Temporal changes in the Euphrates and Tigris discharges and teleconnections
O L Sen1, A Unal, D Bozkurt and T Kindap
Istanbul Technical University, Eurasia Institute of Earth Sciences, Maslak 34469, Istanbul,
26 May 2011
The streamflow timings of the Euphrates and Tigris, two important snow-fed rivers in the Middle East, are found to be shifting to earlier days in the year. Six out of eight stations indicate statistically significant shifts between two consecutive 17-year periods (i.e. 1972–88 and 1990–2006). Among these stations, the average shift to earlier times is over 5 days, suggesting earlier spring melting of snowpack due to increased temperatures in the second period. A striking increase in the discharges takes place during the first half of March, and it is observed at all stream gauging sites considered in this study. An analysis based on the NCEP/NCAR reanalysis data indicates that warming which results in this increase is associated with the switching from the northeasterly flow to southwesterly flow over the Black Sea and western Anatolia caused by the weakening of the Siberian High over eastern Europe. These changes in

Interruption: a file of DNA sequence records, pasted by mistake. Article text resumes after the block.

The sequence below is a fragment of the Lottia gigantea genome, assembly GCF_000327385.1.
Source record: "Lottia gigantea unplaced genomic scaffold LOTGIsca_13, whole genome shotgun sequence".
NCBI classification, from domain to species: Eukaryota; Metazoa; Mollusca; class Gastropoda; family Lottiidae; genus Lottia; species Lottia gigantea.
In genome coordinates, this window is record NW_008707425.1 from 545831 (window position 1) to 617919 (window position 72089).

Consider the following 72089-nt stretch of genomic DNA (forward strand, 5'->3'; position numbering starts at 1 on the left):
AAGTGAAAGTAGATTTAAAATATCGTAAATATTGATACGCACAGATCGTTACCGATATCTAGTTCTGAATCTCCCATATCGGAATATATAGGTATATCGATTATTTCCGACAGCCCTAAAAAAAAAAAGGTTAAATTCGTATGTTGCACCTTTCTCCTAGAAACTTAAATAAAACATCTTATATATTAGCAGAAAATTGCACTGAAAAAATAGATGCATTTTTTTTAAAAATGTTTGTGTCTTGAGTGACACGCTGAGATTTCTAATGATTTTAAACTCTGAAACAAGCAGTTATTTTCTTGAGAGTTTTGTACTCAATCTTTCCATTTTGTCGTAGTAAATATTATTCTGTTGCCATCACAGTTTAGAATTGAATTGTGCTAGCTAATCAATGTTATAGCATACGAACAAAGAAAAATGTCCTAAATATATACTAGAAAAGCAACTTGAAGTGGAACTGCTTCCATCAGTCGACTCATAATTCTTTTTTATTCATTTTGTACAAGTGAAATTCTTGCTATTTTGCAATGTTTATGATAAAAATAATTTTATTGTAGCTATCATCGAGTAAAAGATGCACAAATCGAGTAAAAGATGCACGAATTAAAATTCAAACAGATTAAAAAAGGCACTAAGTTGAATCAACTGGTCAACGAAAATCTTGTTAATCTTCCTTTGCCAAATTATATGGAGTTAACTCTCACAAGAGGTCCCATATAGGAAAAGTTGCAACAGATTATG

the circulation features from the first to second periods are found to be very consistent with the positive and negative phases of the North Sea–Caspian pattern.
Keywords: Turkey, hydroclimatology, streamflow, center time, NCP
Temperature has been traditionally used as the primary parameter in detecting climate change signals at scales from
local to global. As point measurements, however, temperature data come with important shortcomings such as inadequate
representation of mountainous areas and contamination by urban heat island effects as most stations are located in cities
(e.g. Ezber et al 2007). Given the sensitivity of snowmelt to temperature, the snow-fed river discharge data provide an
opportunity to explore the climate change signal over large areas that are relatively free of human influence.
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TEMPORAL CHANGES IN THE EUPHRATES AND TIGRIS FLOWS